Kennedy Snr once said "Don't just think, do something!" We all have a role to play. ▲ The manufacturers now accept their responsibility for the environmental impact of what they make and if they don't, if it's just lip service, then we should hold them accountable. ▲ Dismantlers need to provide a much better product. ▲ Governments need to have policy that supports the right behaviours. ▲ Repairers need to re-use where possible. ▲ The customer needs to demand a repair that is responsible. We all need to find a way to take action, to do something. By working together with a willingness to find the solutions, we will make the difference we need to. I am lucky enough to work closely with repairers, dismantlers and insurers and can confidently say that the climate has changed. Leading repair shops are using re-used parts as part of their cost reduction strategy and are achieving throughput levels that were unheard of two to three years ago. Some forward thinking responsible insurers are rewarding repairers for their efforts to use more reused parts and the APR dismantlers along with others in the industry are delivering the goods. Each of us needs to ask, "What action am I taking?" This question needs to be the same whether we are a customer, an owner or the person doing the repair. If you would like to know more about how you can become one of the "do" repairers, dismantlers or insurers, contact me direct on Tel: 0411 743 560 or by email at ARA Chris Daglis Managing Director, APR Pty Ltd *This percent is an estimate used for the purpose of this article and not in any way related to any insurer data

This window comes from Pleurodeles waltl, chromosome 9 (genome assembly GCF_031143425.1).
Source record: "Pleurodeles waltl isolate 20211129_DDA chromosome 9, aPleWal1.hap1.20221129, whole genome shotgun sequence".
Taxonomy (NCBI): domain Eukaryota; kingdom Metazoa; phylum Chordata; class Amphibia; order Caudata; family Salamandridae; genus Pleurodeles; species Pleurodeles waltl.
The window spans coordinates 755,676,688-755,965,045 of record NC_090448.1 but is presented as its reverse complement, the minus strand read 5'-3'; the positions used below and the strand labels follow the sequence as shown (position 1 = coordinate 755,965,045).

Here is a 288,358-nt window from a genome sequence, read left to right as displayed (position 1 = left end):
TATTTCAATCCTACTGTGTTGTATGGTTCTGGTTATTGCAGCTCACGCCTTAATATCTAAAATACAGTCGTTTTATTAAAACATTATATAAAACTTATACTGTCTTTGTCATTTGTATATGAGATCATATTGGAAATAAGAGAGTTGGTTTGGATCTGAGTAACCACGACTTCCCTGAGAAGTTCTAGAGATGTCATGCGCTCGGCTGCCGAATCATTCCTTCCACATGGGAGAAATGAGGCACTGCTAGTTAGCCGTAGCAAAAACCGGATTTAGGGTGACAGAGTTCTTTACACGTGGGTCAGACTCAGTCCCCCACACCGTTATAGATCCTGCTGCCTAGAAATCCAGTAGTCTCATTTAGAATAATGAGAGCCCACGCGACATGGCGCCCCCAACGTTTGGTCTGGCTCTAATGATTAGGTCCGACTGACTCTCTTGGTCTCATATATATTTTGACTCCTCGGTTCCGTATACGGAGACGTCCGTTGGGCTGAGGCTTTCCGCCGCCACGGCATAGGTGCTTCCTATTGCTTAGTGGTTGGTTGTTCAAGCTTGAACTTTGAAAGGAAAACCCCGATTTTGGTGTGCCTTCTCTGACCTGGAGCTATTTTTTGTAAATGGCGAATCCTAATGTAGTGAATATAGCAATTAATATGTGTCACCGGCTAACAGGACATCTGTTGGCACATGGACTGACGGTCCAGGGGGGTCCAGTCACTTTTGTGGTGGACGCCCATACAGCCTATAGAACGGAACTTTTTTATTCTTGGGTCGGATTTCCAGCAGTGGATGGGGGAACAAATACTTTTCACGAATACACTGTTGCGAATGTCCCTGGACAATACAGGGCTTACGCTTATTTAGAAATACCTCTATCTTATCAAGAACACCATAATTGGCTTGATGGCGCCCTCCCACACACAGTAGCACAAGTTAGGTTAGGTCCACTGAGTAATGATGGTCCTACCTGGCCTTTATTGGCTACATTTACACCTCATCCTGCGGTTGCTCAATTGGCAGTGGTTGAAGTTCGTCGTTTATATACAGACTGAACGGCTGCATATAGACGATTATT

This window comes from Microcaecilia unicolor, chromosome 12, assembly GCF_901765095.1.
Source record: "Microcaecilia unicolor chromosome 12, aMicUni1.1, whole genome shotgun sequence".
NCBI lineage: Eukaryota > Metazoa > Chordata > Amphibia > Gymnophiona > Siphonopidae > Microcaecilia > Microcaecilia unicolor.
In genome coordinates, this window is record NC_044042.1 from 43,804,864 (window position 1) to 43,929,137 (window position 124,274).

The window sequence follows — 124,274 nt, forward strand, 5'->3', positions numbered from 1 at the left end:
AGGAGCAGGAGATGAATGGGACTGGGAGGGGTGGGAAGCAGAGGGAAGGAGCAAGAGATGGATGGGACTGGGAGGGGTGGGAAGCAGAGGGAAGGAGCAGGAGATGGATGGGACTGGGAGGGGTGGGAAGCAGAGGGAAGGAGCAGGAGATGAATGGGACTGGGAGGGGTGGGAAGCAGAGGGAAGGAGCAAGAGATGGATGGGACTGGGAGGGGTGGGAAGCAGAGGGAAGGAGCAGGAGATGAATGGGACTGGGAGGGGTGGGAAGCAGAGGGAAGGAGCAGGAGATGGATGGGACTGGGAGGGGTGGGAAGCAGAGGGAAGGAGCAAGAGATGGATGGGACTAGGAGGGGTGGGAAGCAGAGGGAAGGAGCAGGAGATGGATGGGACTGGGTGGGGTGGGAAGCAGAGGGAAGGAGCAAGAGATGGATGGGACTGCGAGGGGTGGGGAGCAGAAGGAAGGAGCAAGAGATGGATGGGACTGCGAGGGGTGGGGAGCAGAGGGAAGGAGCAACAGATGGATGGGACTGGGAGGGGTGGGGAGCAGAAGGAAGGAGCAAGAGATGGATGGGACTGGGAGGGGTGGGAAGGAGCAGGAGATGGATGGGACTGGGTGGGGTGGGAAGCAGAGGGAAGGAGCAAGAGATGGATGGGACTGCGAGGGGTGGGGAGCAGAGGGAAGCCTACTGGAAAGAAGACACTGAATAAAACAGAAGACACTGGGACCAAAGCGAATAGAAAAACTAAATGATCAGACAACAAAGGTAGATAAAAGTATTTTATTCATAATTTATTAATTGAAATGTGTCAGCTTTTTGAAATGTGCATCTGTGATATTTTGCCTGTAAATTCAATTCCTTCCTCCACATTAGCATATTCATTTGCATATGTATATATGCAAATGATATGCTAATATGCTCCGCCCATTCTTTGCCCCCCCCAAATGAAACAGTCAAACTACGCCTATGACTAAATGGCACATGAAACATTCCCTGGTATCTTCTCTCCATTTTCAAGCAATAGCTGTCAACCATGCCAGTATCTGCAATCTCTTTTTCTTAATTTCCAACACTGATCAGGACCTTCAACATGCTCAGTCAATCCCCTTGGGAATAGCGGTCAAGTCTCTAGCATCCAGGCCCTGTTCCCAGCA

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New Damage Criteria a Step Closer


egular readers of Auto Recycling Australia will be aware that the National Motor Vehicle Theft Reduction Council (NMVTRC) is undertaking a range of projects that seek to better manage written-off vehicles (WOV) in order to further restrict opportunities for illegal manipulation and unsafe repair practices. In late 2009 we engaged forensic vehicle engineers Delta V Experts (DVE) to consult extensively with relevant industry and agency representatives with the aim of developing a new set of draft damage classification criteria that will address identified deficiencies of the current system. The present damage criteria that are used to determine the SWO status of a damaged vehicle were developed in the mid nineties and in the main have met industries' needs but it is now recognised that they have not kept pace with the rapid developments in vehicle electronics, safety systems and construction methods. In many cases these advanced technologies fundamentally change not only the skill set required to safely repair a vehicle but also the economics of doing so. From time to time the NMVTRC has responded to claims from recyclers of inappropriate classification of vehicles under the current criteria. In some cases we have asked that specific vehicles be re-assessed due to the apparent level of damage that could be seen in a photograph. Almost invariably the RWO